Nuggets fans, look at the Phoenix Suns. The Suns were a championship caliber team who completely ignored the draft and have slowly crumbled under the pressure of maintaining their high level of play without bringing in young players to help fill in the gaps.
The Nuggets may not be selling their picks off and at least have the advantage of acquiring future selections when they trade out of the draft, but they are still missing the boat.
Nuggets Vice President of Basketball Operations Mark Warkentien was on FM 104.3 the FAN this morning and although I missed most of the interview, I have heard some blurbs after the fact. One point Warkentien made was the fact that no rookies made a major impact in the playoffs last season. Mike and Sandy, who were conducting the interview kind of gave him a free pass, but I am not going to. There were rookies that contributed to their team’s success in the playoffs such as Al Horford, Thaddeus Young, Julian Wright, Glen Davis and the big one, Rodney Stucky.
Granted most of those guys were drafted before the 20th pick, but to just outright say there is no one at 20 who can contribute to this team is ridiculous. I keep talking about Mario Chalmers, but he would be the best point guard on the team if they drafted him this year. He would also be cheap bringing in a salary of only $1 million as the 20th selection. Now there is certainly a good chance that Chalmers will be off the board when they pick, but why not wait until someone drafts him before you opt out of the process?
The draft is the one chance you have to get something for nothing. Every team is awarded a first round pick and a second round pick every year. You do not have to do anything to earn it, other than staying solvent and not making under the table deals with Joe Smith. We know that probably about half of the players will stick in the league and half will not. Some will even become stars. If you use your pick wisely you have just earned a competitive advantage over the teams who used their picks poorly. This is especially true the later you are drafting.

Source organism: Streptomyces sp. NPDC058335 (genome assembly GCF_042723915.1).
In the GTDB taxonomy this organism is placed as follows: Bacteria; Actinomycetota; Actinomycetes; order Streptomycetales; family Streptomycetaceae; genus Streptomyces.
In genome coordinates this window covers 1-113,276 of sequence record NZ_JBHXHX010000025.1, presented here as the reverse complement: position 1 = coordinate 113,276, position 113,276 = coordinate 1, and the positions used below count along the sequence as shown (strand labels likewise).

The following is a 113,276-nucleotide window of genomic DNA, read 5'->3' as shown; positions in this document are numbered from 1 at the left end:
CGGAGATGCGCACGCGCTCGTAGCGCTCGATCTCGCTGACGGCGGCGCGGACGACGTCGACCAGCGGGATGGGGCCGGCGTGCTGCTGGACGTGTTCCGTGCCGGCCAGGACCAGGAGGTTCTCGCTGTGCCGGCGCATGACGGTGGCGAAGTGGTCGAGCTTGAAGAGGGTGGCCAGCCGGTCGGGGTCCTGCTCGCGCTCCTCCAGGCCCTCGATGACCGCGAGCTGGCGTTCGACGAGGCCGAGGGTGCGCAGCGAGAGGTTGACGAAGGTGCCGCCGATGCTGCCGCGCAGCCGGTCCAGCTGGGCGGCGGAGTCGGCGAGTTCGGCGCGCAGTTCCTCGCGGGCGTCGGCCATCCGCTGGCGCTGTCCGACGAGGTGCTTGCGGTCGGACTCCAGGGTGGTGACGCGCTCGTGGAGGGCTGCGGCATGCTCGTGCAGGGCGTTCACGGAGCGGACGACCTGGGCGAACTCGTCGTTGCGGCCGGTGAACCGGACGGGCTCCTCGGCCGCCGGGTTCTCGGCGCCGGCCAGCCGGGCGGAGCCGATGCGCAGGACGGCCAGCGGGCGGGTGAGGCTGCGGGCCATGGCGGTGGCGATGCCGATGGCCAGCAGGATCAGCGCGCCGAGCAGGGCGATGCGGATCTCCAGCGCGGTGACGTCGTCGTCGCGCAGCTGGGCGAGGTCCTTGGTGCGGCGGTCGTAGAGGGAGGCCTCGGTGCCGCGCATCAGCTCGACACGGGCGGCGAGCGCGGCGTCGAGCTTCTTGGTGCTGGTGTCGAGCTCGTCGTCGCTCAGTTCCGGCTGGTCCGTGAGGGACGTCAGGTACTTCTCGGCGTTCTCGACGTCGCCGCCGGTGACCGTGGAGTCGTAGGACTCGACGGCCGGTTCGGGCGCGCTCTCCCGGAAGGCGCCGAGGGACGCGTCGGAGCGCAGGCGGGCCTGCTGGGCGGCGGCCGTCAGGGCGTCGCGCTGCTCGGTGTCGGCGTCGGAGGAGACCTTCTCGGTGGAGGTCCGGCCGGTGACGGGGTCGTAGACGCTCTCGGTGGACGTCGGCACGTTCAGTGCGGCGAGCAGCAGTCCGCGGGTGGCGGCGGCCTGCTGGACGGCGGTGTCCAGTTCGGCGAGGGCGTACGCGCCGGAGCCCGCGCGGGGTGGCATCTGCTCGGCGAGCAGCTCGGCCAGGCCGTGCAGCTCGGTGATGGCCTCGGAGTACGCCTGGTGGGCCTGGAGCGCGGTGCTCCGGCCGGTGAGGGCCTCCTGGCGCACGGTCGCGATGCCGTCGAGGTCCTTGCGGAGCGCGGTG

Obviously the success rate of draftees falls off as the draft progresses, but there are still tremendous players who are drafted in the late first and second rounds. If you draft a Tony Parker, Josh Howard, David Lee or even Linas Kleiza you have just added a tremendous asset very cheaply. In addition you have earned a big advantage on the teams who drafted Wayne Simien or Sergei Monia and received nothing for their pick. Every other way to improve your team costs something. Trades can cost you players, draft picks and/or salary cap space. Signing a free agent will cost you money, perhaps even a lot of money (right
The draft is a free shot at gaining an advantage over your competition and the Nuggets rarely take that shot at going after that advantage.
The other reasoning Warkentien provided for why they made the deal was that they are basically stockpiling assets. Knowing what we know about this organization they are probably going to use this pick to package in a future trade. Taking into account what I have heard from the interview and the comments after it, they will probably look to trade it this offseason to acquire a veteran player. Warkentien made it very clear that the Nuggets are playing for this season and they are going to let the future worry about itself.
That brings us to my biggest problem with the management. They think this team is better than it really is. We have seen this team fail in the playoffs time and time again, including twice with the current mix. They are more than a tweak here or there from making any noise. I had written that the draft was their chance to begin to chart a new course and instead they chose to kick on the afterburners even though they do not have enough gas to reach their destination.
None of us know what kind of deal the Nuggets are cooking up and I may turn out to be wrong. They just might pull off a deal that is better than any of us could have imagined. Even if that happens I still stand by my argument that the Nuggets are missing the boat they way they choose to consistently pass on the draft.